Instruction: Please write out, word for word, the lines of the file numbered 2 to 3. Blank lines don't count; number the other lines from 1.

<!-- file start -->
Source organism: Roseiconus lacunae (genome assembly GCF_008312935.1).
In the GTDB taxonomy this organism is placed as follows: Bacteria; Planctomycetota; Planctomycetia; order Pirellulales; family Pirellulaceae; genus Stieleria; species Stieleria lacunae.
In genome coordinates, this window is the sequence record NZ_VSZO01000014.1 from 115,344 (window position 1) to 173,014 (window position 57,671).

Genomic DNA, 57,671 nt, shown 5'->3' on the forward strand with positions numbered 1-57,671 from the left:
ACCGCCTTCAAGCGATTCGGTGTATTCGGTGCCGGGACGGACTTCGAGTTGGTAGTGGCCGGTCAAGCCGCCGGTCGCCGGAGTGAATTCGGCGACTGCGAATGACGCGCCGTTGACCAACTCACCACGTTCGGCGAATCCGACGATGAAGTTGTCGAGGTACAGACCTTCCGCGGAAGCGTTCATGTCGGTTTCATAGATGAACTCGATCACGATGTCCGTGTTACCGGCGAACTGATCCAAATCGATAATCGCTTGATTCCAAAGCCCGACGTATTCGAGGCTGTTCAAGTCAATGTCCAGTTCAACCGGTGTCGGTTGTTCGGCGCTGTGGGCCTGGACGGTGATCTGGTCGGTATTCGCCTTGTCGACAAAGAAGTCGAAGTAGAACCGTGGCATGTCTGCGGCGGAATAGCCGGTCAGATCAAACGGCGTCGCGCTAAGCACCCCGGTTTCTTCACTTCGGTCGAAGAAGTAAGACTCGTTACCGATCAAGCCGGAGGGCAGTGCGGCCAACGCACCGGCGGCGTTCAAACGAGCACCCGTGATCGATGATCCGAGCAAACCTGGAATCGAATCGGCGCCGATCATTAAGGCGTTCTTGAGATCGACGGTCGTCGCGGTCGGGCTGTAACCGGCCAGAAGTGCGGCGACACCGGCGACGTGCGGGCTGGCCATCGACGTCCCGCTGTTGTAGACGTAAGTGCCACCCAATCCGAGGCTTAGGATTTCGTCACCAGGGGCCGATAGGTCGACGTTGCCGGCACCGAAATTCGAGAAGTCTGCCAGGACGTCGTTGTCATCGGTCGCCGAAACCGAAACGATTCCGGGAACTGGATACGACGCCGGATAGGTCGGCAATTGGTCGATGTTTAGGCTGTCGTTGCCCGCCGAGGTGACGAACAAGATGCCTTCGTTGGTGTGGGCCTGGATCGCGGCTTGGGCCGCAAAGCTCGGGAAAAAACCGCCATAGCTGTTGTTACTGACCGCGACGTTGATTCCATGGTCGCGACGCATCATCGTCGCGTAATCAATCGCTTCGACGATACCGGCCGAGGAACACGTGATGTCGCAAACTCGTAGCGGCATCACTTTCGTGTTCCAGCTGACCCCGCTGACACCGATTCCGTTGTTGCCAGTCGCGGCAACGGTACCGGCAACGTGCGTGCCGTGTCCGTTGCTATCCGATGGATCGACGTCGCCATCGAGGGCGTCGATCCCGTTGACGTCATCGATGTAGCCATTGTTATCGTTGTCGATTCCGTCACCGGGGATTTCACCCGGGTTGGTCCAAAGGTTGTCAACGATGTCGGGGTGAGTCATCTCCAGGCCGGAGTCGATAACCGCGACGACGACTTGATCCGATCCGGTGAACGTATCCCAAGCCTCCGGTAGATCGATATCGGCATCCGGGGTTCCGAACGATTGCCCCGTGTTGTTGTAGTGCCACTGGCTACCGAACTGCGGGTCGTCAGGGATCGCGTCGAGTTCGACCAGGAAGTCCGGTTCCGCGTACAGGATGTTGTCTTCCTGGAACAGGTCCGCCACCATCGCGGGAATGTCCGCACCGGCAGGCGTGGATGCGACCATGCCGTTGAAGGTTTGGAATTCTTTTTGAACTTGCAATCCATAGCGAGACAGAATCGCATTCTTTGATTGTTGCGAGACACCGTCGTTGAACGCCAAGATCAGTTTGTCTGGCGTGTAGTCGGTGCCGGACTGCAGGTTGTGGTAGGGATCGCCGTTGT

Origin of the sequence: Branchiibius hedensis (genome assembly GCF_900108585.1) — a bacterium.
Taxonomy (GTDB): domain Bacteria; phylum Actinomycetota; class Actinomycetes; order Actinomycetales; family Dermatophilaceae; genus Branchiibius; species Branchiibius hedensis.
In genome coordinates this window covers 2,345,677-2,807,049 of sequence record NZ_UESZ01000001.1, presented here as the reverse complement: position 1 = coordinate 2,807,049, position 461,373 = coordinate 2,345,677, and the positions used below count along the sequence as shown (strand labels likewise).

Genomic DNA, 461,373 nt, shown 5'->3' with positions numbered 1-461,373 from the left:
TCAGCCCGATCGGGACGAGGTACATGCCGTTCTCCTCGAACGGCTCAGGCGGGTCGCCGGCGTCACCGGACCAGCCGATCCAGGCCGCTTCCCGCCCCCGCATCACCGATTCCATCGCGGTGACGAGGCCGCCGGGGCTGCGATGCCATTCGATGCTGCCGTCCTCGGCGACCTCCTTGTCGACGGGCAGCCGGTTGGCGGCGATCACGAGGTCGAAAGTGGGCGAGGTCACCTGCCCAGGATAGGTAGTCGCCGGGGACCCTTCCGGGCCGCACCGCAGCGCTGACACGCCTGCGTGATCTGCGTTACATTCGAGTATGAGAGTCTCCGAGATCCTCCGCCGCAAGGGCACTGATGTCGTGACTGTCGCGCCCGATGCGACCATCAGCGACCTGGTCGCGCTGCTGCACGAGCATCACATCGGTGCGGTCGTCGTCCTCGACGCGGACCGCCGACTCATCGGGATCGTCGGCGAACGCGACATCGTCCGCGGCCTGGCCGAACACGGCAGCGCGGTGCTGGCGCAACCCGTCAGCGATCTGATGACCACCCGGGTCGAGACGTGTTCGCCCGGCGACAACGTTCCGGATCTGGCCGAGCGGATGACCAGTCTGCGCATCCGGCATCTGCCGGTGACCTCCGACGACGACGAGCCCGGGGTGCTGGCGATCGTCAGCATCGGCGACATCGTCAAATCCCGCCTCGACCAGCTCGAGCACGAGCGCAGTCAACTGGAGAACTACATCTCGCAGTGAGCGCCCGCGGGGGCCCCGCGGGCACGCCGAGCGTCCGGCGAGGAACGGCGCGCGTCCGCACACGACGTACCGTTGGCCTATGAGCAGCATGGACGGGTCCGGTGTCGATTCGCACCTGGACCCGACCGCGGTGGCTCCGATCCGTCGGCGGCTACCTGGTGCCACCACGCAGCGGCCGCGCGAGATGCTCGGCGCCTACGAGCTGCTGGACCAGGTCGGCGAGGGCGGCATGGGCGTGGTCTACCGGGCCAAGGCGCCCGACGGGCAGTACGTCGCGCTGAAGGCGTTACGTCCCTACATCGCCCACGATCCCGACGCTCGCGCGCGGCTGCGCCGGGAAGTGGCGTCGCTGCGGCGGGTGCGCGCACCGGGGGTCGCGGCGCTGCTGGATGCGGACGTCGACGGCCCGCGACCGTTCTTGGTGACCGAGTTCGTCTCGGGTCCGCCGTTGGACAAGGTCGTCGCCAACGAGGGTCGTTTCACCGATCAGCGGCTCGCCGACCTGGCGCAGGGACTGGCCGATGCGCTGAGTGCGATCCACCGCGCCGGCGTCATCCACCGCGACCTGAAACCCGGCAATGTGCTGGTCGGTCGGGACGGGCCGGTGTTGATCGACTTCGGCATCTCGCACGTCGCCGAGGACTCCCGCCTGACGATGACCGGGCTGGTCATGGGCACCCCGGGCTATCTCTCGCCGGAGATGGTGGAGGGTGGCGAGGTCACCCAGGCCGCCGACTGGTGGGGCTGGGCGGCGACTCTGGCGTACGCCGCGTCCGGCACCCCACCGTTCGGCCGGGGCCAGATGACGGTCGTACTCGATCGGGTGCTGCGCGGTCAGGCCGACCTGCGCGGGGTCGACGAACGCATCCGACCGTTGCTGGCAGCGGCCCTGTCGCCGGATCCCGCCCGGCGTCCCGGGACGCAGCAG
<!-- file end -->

In the GTDB taxonomy this organism is placed as follows: Bacteria; Planctomycetota; Planctomycetia; order Pirellulales; family Pirellulaceae; genus Stieleria; species Stieleria lacunae.
In genome coordinates, this window is the sequence record NZ_VSZO01000014.1 from 115,344 (window position 1) to 173,014 (window position 57,671).